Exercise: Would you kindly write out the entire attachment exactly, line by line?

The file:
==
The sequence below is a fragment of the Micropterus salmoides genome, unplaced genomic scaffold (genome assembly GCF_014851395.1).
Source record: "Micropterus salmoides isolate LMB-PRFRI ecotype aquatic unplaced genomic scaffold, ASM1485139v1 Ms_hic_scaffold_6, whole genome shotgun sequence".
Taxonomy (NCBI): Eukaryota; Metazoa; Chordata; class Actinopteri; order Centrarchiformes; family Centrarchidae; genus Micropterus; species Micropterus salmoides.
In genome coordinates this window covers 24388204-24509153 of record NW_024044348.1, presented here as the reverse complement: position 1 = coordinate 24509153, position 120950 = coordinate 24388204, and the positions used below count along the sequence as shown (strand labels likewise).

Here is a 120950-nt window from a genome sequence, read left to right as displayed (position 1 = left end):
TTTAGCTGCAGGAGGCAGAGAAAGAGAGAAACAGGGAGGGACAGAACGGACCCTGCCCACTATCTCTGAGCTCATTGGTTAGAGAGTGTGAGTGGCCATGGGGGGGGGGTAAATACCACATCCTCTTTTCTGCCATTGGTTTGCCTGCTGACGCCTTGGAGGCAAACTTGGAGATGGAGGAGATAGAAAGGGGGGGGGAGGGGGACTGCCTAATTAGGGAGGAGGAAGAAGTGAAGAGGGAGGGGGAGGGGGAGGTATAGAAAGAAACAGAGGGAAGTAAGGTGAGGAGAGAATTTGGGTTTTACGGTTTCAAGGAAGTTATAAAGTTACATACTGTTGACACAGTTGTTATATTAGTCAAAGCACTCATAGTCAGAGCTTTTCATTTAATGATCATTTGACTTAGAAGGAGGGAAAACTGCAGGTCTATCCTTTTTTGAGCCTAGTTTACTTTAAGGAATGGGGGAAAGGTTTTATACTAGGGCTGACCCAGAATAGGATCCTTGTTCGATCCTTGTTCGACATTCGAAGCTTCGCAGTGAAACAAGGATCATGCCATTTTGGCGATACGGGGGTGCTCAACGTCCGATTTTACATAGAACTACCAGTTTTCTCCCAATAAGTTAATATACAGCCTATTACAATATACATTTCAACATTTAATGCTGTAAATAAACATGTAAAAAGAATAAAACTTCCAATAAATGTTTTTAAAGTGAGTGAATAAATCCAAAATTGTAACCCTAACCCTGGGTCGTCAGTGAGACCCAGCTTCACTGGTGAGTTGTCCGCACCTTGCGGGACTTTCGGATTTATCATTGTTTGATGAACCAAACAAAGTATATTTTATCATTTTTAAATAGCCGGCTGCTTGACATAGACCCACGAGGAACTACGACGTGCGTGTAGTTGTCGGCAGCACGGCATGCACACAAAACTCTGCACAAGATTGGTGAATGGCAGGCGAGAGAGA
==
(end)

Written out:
The sequence below is a fragment of the Micropterus salmoides genome, unplaced genomic scaffold (genome assembly GCF_014851395.1).
Source record: "Micropterus salmoides isolate LMB-PRFRI ecotype aquatic unplaced genomic scaffold, ASM1485139v1 Ms_hic_scaffold_6, whole genome shotgun sequence".
Taxonomy (NCBI): Eukaryota; Metazoa; Chordata; class Actinopteri; order Centrarchiformes; family Centrarchidae; genus Micropterus; species Micropterus salmoides.
In genome coordinates this window covers 24388204-24509153 of record NW_024044348.1, presented here as the reverse complement: position 1 = coordinate 24509153, position 120950 = coordinate 24388204, and the positions used below count along the sequence as shown (strand labels likewise).

Here is a 120950-nt window from a genome sequence, read left to right as displayed (position 1 = left end):
TTTAGCTGCAGGAGGCAGAGAAAGAGAGAAACAGGGAGGGACAGAACGGACCCTGCCCACTATCTCTGAGCTCATTGGTTAGAGAGTGTGAGTGGCCATGGGGGGGGGGTAAATACCACATCCTCTTTTCTGCCATTGGTTTGCCTGCTGACGCCTTGGAGGCAAACTTGGAGATGGAGGAGATAGAAAGGGGGGGGGAGGGGGACTGCCTAATTAGGGAGGAGGAAGAAGTGAAGAGGGAGGGGGAGGGGGAGGTATAGAAAGAAACAGAGGGAAGTAAGGTGAGGAGAGAATTTGGGTTTTACGGTTTCAAGGAAGTTATAAAGTTACATACTGTTGACACAGTTGTTATATTAGTCAAAGCACTCATAGTCAGAGCTTTTCATTTAATGATCATTTGACTTAGAAGGAGGGAAAACTGCAGGTCTATCCTTTTTTGAGCCTAGTTTACTTTAAGGAATGGGGGAAAGGTTTTATACTAGGGCTGACCCAGAATAGGATCCTTGTTCGATCCTTGTTCGACATTCGAAGCTTCGCAGTGAAACAAGGATCATGCCATTTTGGCGATACGGGGGTGCTCAACGTCCGATTTTACATAGAACTACCAGTTTTCTCCCAATAAGTTAATATACAGCCTATTACAATATACATTTCAACATTTAATGCTGTAAATAAACATGTAAAAAGAATAAAACTTCCAATAAATGTTTTTAAAGTGAGTGAATAAATCCAAAATTGTAACCCTAACCCTGGGTCGTCAGTGAGACCCAGCTTCACTGGTGAGTTGTCCGCACCTTGCGGGACTTTCGGATTTATCATTGTTTGATGAACCAAACAAAGTATATTTTATCATTTTTAAATAGCCGGCTGCTTGACATAGACCCACGAGGAACTACGACGTGCGTGTAGTTGTCGGCAGCACGGCATGCACACAAAACTCTGCACAAGATTGGTGAATGGCAGGCGAGAGAGA